One of the most dramatic images was of these two houses, near the beach in the town of Ship Bottom, that had essentially collided into one another, given the blowing winds and water.

So, this is what a house that has been torn from its foundation looks like.

Amazing!

My observation now is that a few weeks after Hurricane Sandy has passed, the NJ shore and the NYC metropolitan area are in a slow, steady recovery process. While down on LBI, I saw a number of homeowners and business owners doing damage assessment and beginning the repair process. Things are slowly reverting to normalcy there, but there is still a long way to go. That said, the long-term challenges for a warming planet, particularly for those who reside in low-lying coastal areas, remain with us and are urgently in need of a large-scale concentrated effort by business, science, government and citizen activists and local communities as we attempt to meet such challenges. We are, literally, all in this together.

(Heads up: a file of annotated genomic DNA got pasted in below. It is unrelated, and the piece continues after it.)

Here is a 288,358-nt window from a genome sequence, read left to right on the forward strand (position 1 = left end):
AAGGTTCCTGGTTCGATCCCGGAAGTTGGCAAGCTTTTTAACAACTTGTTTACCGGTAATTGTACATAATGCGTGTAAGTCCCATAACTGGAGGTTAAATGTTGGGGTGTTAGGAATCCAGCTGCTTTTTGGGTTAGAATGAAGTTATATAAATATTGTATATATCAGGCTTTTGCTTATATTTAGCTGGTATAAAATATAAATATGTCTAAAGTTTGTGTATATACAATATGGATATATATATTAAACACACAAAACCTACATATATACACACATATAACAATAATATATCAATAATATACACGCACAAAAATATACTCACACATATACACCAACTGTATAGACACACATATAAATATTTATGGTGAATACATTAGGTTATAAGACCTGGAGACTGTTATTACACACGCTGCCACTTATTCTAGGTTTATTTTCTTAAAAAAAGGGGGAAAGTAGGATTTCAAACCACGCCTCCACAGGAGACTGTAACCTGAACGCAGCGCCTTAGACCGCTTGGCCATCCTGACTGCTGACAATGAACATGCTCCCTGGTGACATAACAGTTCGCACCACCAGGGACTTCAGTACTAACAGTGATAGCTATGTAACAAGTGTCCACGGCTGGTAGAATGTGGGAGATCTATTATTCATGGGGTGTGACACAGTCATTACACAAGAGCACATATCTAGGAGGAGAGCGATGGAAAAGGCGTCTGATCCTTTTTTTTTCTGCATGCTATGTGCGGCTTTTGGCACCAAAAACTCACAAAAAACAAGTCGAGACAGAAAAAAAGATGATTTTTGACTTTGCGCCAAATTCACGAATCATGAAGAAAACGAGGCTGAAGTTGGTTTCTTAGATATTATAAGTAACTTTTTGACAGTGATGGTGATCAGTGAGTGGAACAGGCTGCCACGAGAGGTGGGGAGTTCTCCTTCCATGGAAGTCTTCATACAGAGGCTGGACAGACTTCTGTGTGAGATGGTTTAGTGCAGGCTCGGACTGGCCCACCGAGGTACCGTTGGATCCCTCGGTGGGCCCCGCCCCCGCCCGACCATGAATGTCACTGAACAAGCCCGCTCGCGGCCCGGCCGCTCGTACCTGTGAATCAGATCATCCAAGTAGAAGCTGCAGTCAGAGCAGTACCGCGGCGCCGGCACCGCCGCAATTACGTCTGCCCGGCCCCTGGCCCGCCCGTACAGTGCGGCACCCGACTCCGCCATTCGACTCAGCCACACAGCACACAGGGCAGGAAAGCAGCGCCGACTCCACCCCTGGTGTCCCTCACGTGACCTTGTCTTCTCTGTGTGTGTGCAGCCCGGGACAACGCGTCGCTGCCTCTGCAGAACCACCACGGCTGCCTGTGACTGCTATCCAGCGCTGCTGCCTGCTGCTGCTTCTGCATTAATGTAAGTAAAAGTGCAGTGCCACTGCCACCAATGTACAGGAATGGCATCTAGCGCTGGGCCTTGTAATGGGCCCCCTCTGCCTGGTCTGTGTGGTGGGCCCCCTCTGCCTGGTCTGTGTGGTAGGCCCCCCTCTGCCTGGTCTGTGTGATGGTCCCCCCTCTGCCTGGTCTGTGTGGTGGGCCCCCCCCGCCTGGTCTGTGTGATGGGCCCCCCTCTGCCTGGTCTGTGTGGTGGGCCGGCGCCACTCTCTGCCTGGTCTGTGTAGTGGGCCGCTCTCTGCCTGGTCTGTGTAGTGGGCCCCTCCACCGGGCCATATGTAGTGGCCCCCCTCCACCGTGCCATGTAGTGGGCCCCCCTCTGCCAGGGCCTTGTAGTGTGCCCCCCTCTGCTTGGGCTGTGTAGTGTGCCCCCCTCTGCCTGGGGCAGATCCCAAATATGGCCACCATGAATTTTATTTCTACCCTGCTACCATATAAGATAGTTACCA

I also want to add that I was struck by both the awesome power but also the sheer beauty of nature during a quick visit to check out the beach. The beach was much cooler and windier than it had been in August and September, but it was still a happy occasion to be able to walk on it. Here are a few images of what it was looking like.

What a difference a few months make in nature’s grand narrative!

Finally, I wish to end this with two more videos; one, a bit more about LBI’s recovery.


And one more reference to the Boss, and to his song that seems very appropriate for this occasion.  My eyes filled with tears when I listened to this a few weeks ago, just as it did the first time I heard it.

QUICK UPDATE:

This year, 2013, has not been much of a beach year for us. In case anyone is wondering, the Jersey shore as well as my mom’s house, are all in a recovery process. We haven’t been down much, but we were down at the end of July for a family wedding. I had an opportunity for a quick visit to the beach, and it was a really nice feeling being back. Here are a few images of my short visit to the beach.